The Partnership to Amend 42 CFR Part 2, a coalition of over 30 health care organizations committed to helping the country end the opioid crisis, today issued the following statement in response to the introduction of the bipartisan Overdose Prevention and Patient Safety Act, OPPS Act of 2017, H.R 3545, by Congressmen Tim Murphy, PhD. (R-PA) and Earl Blumenauer (D-OR).
Stakeholders Agree: Modernize the Privacy Laws to Combat Opioid Epidemic
The Partnership to Amend 42 CFR Part 2, a coalition of over 30 health care organizations committed to helping the country end the opioid crisis, today issued the following statement in response to the introduction of the bipartisan Overdose Prevention and Patient Safety Act, “OPPS Act” of 2017, H.R 3545, by Congressmen Tim Murphy, PhD. (R-PA) and Earl Blumenauer (D-OR).
“We applaud Congressmen Murphy and Blumenauer on the introduction of this bill, as it will help to ensure persons with opioid use disorder and other substance use disorders receive the safe, effective care they need. OPPS is a key piece of legislation that will allow appropriate access to patient information that is essential for providing whole-person coordinated care and strengthen protections of substance use disorder records. Partnership to Amend 42 CFR Part 2 Coalition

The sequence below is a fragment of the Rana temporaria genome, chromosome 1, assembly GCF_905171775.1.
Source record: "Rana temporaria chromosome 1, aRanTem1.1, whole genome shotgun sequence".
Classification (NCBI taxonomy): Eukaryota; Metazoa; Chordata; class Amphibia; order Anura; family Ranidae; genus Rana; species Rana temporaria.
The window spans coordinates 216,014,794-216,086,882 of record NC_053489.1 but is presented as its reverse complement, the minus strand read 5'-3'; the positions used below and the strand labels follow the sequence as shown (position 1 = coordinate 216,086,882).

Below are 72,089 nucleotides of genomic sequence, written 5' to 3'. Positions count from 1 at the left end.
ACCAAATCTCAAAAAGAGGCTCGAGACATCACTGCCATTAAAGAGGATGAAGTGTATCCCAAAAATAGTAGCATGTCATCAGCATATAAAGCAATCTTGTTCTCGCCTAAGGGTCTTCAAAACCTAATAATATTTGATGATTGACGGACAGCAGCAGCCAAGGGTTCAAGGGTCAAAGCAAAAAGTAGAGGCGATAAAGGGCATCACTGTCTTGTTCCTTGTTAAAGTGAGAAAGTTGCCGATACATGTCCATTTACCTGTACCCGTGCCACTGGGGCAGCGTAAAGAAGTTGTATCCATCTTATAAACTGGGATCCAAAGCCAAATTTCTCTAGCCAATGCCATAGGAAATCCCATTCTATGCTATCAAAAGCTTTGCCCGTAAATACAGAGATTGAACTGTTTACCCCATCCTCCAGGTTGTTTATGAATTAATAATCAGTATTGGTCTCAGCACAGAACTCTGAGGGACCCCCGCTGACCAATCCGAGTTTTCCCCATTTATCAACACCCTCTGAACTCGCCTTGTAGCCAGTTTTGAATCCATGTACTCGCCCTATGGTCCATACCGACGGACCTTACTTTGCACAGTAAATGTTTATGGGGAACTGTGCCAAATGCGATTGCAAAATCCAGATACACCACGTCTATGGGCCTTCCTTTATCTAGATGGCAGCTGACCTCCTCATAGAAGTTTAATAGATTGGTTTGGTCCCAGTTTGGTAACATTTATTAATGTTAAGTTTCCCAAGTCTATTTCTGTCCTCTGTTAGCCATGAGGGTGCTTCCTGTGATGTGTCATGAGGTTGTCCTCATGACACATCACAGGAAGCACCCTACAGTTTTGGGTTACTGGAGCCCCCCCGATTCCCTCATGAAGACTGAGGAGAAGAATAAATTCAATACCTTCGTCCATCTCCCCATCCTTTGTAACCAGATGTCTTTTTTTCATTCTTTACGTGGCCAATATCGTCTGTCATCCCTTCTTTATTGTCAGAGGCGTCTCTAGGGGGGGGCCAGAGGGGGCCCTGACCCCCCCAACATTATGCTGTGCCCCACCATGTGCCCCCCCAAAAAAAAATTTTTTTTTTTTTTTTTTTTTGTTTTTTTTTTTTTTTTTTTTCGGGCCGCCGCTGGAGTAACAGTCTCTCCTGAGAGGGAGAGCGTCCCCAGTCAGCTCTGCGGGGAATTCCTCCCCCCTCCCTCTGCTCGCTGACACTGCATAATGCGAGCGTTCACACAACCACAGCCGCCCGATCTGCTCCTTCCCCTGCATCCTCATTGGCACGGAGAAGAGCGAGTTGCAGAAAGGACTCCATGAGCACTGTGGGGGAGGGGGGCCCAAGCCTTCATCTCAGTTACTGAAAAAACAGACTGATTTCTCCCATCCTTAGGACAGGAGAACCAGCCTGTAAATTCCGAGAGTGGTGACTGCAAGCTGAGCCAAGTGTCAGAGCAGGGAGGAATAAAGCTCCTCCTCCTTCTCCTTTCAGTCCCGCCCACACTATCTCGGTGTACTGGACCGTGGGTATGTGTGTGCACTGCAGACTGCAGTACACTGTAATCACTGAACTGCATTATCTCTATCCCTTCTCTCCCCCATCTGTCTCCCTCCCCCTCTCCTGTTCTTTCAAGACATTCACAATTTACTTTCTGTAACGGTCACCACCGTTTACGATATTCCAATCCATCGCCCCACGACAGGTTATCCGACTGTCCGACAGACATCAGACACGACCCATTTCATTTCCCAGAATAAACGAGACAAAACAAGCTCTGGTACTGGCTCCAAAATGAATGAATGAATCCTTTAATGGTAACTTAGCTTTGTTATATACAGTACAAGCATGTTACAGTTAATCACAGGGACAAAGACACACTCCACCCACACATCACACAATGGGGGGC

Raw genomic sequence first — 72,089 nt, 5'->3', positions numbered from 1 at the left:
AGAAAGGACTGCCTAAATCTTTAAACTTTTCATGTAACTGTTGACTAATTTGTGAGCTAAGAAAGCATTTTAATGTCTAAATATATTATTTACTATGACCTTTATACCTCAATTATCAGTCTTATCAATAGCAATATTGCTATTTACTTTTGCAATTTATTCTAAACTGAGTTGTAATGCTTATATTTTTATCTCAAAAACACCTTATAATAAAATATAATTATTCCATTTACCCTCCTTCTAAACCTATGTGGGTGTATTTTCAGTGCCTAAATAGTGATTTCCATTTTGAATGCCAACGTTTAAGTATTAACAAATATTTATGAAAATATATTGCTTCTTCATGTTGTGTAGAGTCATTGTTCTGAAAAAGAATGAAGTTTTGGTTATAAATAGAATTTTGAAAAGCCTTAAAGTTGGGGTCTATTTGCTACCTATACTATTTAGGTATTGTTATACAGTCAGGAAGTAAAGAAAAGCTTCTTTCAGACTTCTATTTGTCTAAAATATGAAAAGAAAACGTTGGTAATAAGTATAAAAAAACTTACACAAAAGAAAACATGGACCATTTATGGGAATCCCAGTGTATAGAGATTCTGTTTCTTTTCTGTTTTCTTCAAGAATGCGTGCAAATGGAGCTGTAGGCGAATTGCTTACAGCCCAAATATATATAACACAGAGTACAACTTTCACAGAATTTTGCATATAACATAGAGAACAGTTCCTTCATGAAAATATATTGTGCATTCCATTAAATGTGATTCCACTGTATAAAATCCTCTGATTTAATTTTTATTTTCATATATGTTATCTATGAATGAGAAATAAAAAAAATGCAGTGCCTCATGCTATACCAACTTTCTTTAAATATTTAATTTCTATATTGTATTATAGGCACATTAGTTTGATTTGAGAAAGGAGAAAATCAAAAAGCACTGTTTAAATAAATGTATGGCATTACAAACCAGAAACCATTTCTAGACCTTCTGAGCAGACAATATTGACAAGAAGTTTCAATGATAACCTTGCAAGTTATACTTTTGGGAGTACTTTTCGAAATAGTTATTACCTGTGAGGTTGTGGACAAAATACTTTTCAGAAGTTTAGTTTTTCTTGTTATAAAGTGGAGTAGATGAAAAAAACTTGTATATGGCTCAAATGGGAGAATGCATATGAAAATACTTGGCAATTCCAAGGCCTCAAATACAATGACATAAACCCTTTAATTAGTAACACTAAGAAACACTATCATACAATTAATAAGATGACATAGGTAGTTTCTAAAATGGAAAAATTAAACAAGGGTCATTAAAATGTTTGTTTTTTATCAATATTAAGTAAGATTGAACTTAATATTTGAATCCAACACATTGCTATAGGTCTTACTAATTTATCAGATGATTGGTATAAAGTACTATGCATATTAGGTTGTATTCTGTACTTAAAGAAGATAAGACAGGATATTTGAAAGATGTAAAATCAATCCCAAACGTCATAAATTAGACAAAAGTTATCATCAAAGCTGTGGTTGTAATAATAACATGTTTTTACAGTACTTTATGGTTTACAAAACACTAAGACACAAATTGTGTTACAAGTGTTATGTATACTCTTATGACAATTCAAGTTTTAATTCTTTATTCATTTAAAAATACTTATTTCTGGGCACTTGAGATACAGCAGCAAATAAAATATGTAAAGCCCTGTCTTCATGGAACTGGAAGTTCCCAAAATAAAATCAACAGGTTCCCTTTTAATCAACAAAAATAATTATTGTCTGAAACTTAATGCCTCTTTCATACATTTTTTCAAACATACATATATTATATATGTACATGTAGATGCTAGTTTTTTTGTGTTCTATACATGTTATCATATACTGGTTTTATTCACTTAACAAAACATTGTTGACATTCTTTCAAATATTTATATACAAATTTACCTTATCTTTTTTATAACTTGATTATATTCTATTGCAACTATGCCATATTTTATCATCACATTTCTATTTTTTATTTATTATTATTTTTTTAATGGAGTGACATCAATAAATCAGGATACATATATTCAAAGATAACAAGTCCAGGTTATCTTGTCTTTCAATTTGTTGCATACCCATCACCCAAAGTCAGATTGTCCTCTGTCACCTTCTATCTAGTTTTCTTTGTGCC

“In light of our country’s opioid crisis, it is imperative that the requirements for exchanging a person’s substance use record aligns fully with the Health Insurance Portability and Accountability Act of 1996 (HIPAA) requirements that allow the use and disclosure of patient information for treatment, payment, and health care operations. Without alignment, integrated care that addresses all of a patient’s health needs cannot be provided, leading to unintended risks and potential life-threatening consequences. Rebecca Murow Klein, Chair, Partnership to Amend 42 CFR Part 2 and Director, Government Affairs, Association for Behavioral Health and Wellness
“Even if substance use contributes to co-morbid or complicating factors, providers have no ability to learn this history and tailor care plans, leading to gaps and missed opportunities for addiction treatment. This is a particular issue for accountable care organizations, which are at financial risk for the costs and quality of patient outcomes. Forcing providers to fly blind on substance use histories limits their success in value-based contracts, and compromises the quality and coordination of care. Blair Childs, Senior Vice President of Public Affairs for Premier Inc